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The Libyan Revolution and its Aftermath$
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Peter Cole and Brian McQuinn

Print publication date: 2015

Print ISBN-13: 9780190210960

Published to Oxford Scholarship Online: January 2016

DOI: 10.1093/acprof:oso/9780190210960.001.0001

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Bani Walid

Bani Walid

Loyalism in a Time of Revolution

Chapter:
(p.285) 12 Bani Walid
Source:
The Libyan Revolution and its Aftermath
Author(s):

Peter Cole

Publisher:
Oxford University Press
DOI:10.1093/acprof:oso/9780190210960.003.0013

This chapter examines loyalist communities in the 17 February Revolution from an ethnographic perspective, using the case study of Bani Walid. It argues that Bani Walid’s decision to stay loyal to Qadhafi in 2011 followed a strong community narrative and identity rooted in the historical tribal confederations against the Ottomans and Italians which on independence formed the bedrock of the Libyan state in the west, and which believed themselves protectors of independent Libyan statehood against foreign incursions. Qadhafi’s manipulation of this narrative and the tribal leadership, following a failed coup by Bani Walid officers in 1993 ensured its loyalism in 2011, and allowed Qadhafi to rapidly expand private militias staffed with loyal tribes and communities, thus creating the security apparatus that defended him during the “17 February Revolution ». Community identity and state security were thus intimately entwined in Qadhafi’s security state, explaining why most in Bani Walid fought to the end to support Qadhafi, while others joined the revolution. Qadhafi’s death created a reversion to this older identity and “political isolation”, the lack of any national reconciliation programme or state control over the justice sector, fostered it, giving Bani Walid a new political direction.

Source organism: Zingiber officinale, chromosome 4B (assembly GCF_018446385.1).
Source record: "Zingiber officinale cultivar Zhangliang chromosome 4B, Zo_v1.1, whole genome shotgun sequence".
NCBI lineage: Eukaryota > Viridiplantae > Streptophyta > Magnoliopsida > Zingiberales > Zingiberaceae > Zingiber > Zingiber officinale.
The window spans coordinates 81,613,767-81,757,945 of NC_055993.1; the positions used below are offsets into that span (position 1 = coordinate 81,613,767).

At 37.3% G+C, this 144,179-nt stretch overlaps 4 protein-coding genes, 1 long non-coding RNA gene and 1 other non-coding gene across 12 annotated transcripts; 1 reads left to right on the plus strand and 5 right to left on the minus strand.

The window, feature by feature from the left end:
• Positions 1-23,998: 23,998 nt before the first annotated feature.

Keywords:   Libya, Arab Spring, loyalism, Qadhafi, tribalism, civil war, regime change, state, militias

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